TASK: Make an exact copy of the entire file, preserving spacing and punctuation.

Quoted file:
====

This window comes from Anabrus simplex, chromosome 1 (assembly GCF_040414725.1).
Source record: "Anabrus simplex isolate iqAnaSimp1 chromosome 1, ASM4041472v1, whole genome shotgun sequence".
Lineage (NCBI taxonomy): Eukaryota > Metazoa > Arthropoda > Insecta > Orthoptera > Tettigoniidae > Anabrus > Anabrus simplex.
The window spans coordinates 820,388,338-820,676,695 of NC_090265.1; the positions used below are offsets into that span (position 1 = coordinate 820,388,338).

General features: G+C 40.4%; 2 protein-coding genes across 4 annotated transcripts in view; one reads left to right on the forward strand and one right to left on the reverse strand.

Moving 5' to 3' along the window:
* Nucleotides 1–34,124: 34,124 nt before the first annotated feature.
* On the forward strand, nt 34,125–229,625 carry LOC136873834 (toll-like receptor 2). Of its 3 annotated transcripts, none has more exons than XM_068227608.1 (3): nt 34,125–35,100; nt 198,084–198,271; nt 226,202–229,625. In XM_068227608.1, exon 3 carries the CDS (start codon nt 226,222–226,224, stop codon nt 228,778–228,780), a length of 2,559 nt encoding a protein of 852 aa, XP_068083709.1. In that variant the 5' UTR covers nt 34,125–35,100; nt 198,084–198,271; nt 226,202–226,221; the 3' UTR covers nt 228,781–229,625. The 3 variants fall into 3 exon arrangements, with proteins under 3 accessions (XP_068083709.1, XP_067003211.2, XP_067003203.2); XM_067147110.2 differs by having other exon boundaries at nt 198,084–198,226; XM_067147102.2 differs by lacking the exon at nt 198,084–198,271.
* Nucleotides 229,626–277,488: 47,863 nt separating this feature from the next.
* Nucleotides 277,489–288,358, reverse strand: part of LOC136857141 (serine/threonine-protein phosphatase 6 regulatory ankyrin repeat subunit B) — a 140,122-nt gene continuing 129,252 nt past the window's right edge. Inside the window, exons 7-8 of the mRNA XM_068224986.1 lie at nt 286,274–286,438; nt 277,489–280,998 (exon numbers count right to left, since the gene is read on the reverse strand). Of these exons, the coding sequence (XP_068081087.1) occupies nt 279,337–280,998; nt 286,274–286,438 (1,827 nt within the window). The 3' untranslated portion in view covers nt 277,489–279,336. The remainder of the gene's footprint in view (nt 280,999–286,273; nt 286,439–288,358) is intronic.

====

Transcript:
This window comes from Anabrus simplex, chromosome 1 (assembly GCF_040414725.1).
Source record: "Anabrus simplex isolate iqAnaSimp1 chromosome 1, ASM4041472v1, whole genome shotgun sequence".
Lineage (NCBI taxonomy): Eukaryota > Metazoa > Arthropoda > Insecta > Orthoptera > Tettigoniidae > Anabrus > Anabrus simplex.
The window spans coordinates 820,388,338-820,676,695 of NC_090265.1; the positions used below are offsets into that span (position 1 = coordinate 820,388,338).

General features: G+C 40.4%; 2 protein-coding genes across 4 annotated transcripts in view; one reads left to right on the forward strand and one right to left on the reverse strand.

Moving 5' to 3' along the window:
* Nucleotides 1–34,124: 34,124 nt before the first annotated feature.
* On the forward strand, nt 34,125–229,625 carry LOC136873834 (toll-like receptor 2). Of its 3 annotated transcripts, none has more exons than XM_068227608.1 (3): nt 34,125–35,100; nt 198,084–198,271; nt 226,202–229,625. In XM_068227608.1, exon 3 carries the CDS (start codon nt 226,222–226,224, stop codon nt 228,778–228,780), a length of 2,559 nt encoding a protein of 852 aa, XP_068083709.1. In that variant the 5' UTR covers nt 34,125–35,100; nt 198,084–198,271; nt 226,202–226,221; the 3' UTR covers nt 228,781–229,625. The 3 variants fall into 3 exon arrangements, with proteins under 3 accessions (XP_068083709.1, XP_067003211.2, XP_067003203.2); XM_067147110.2 differs by having other exon boundaries at nt 198,084–198,226; XM_067147102.2 differs by lacking the exon at nt 198,084–198,271.
* Nucleotides 229,626–277,488: 47,863 nt separating this feature from the next.
* Nucleotides 277,489–288,358, reverse strand: part of LOC136857141 (serine/threonine-protein phosphatase 6 regulatory ankyrin repeat subunit B) — a 140,122-nt gene continuing 129,252 nt past the window's right edge. Inside the window, exons 7-8 of the mRNA XM_068224986.1 lie at nt 286,274–286,438; nt 277,489–280,998 (exon numbers count right to left, since the gene is read on the reverse strand). Of these exons, the coding sequence (XP_068081087.1) occupies nt 279,337–280,998; nt 286,274–286,438 (1,827 nt within the window). The 3' untranslated portion in view covers nt 277,489–279,336. The remainder of the gene's footprint in view (nt 280,999–286,273; nt 286,439–288,358) is intronic.